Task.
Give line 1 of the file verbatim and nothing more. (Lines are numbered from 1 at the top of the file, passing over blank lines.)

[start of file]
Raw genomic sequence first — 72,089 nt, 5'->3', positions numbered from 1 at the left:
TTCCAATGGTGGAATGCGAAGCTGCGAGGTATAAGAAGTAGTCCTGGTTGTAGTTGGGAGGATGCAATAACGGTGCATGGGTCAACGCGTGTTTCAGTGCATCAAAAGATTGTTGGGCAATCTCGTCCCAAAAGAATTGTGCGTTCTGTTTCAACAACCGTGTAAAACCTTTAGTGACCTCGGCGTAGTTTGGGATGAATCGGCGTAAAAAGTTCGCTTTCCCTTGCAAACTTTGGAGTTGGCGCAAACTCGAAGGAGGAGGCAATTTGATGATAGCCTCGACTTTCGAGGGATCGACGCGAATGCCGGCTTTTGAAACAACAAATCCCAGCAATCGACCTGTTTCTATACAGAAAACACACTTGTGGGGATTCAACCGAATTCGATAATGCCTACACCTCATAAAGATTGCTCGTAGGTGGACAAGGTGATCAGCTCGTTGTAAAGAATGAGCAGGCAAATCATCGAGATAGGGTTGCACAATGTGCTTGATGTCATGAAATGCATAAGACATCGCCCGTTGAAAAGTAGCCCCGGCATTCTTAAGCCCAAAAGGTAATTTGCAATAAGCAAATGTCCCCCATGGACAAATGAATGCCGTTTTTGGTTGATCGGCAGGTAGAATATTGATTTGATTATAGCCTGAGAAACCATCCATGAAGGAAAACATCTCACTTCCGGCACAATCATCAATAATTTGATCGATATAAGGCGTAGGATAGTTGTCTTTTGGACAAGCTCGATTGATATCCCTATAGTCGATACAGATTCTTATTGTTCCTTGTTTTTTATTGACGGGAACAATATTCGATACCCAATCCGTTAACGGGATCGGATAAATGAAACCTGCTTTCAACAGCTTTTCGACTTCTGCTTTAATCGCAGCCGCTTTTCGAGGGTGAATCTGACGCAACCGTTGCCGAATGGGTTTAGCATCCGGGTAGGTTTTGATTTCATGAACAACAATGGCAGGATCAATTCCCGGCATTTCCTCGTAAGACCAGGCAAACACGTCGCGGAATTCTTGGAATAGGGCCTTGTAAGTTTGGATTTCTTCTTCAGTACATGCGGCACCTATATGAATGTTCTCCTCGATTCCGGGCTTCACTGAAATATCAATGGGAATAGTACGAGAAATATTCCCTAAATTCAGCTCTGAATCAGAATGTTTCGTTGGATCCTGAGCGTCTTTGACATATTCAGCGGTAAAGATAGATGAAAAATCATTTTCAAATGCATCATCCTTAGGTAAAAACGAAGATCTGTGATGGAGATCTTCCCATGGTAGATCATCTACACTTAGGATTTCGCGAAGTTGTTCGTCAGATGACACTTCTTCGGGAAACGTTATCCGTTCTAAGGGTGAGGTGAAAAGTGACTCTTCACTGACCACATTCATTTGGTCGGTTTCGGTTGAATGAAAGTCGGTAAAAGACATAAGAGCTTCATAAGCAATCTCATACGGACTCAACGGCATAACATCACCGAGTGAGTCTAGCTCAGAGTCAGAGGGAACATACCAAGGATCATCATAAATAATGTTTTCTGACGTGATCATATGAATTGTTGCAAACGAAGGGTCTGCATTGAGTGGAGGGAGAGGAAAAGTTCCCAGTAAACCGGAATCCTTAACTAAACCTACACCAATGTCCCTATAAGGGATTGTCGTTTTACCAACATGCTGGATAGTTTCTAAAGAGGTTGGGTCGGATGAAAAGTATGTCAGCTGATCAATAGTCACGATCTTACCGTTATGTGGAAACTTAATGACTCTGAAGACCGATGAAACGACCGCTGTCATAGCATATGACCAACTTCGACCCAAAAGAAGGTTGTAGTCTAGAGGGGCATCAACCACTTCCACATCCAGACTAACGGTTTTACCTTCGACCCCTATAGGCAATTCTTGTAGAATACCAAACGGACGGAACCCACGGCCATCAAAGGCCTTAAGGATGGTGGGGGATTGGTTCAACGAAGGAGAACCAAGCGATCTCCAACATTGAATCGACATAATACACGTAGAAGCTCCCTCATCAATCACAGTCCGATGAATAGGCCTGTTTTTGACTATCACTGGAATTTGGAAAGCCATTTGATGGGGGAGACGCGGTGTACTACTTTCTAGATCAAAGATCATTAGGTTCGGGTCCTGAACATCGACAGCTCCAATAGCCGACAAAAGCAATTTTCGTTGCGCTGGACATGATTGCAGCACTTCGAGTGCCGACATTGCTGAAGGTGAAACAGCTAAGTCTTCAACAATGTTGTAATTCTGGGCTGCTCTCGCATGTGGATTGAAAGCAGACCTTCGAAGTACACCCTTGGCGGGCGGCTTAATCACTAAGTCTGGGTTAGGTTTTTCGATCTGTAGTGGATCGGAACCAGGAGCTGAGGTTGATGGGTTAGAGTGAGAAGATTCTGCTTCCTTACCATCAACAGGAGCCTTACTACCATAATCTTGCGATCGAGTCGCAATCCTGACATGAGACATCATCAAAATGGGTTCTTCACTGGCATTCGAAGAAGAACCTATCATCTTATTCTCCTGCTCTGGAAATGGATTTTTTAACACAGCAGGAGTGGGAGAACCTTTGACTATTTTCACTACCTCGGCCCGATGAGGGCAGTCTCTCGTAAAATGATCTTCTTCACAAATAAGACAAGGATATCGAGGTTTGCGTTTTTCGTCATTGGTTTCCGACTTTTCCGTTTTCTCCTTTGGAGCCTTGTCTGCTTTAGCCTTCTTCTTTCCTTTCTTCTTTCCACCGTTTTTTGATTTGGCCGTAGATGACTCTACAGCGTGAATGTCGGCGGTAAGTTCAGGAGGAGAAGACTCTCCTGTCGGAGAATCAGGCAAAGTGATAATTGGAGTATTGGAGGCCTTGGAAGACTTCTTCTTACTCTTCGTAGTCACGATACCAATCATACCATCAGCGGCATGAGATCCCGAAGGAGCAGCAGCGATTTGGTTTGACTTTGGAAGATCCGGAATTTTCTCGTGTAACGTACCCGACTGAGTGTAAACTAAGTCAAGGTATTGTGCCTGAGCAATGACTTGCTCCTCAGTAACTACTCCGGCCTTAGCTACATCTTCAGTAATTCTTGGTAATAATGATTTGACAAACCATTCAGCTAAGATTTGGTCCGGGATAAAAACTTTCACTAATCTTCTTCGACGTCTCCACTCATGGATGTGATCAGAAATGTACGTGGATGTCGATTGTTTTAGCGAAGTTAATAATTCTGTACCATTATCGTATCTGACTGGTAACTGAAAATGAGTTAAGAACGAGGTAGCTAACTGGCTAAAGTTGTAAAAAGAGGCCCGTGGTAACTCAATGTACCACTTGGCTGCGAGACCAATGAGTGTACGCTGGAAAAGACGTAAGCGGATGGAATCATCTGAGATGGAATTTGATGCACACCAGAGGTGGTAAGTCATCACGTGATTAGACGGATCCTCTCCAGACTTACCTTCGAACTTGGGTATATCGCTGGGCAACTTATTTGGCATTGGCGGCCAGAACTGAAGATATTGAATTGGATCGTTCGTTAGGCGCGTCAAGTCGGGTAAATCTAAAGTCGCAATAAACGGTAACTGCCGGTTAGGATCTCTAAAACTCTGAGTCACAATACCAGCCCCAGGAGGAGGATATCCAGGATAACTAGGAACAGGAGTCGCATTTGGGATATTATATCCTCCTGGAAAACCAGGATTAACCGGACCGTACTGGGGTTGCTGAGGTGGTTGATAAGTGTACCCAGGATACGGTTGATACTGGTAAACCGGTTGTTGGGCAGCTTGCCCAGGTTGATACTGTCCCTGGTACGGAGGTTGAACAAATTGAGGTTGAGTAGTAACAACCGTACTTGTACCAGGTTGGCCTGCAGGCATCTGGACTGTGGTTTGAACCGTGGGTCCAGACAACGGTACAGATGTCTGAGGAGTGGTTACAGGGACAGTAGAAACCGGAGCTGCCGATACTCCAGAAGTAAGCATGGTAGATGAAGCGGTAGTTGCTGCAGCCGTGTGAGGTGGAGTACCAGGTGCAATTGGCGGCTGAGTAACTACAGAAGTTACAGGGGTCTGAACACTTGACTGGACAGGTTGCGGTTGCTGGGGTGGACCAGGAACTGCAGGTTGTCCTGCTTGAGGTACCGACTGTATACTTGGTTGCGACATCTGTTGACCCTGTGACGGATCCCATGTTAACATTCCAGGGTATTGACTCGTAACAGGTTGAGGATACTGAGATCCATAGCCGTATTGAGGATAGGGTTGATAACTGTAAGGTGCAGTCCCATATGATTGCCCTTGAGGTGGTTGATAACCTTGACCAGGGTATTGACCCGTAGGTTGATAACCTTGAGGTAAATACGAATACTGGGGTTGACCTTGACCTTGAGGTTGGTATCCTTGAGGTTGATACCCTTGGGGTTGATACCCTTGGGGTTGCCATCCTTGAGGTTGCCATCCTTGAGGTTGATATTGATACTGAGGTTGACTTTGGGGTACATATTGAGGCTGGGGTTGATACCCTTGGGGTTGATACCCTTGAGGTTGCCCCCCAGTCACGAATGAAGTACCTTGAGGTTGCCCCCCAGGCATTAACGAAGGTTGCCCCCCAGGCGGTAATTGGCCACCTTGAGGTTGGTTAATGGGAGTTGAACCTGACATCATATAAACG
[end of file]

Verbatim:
Raw genomic sequence first — 72,089 nt, 5'->3', positions numbered from 1 at the left: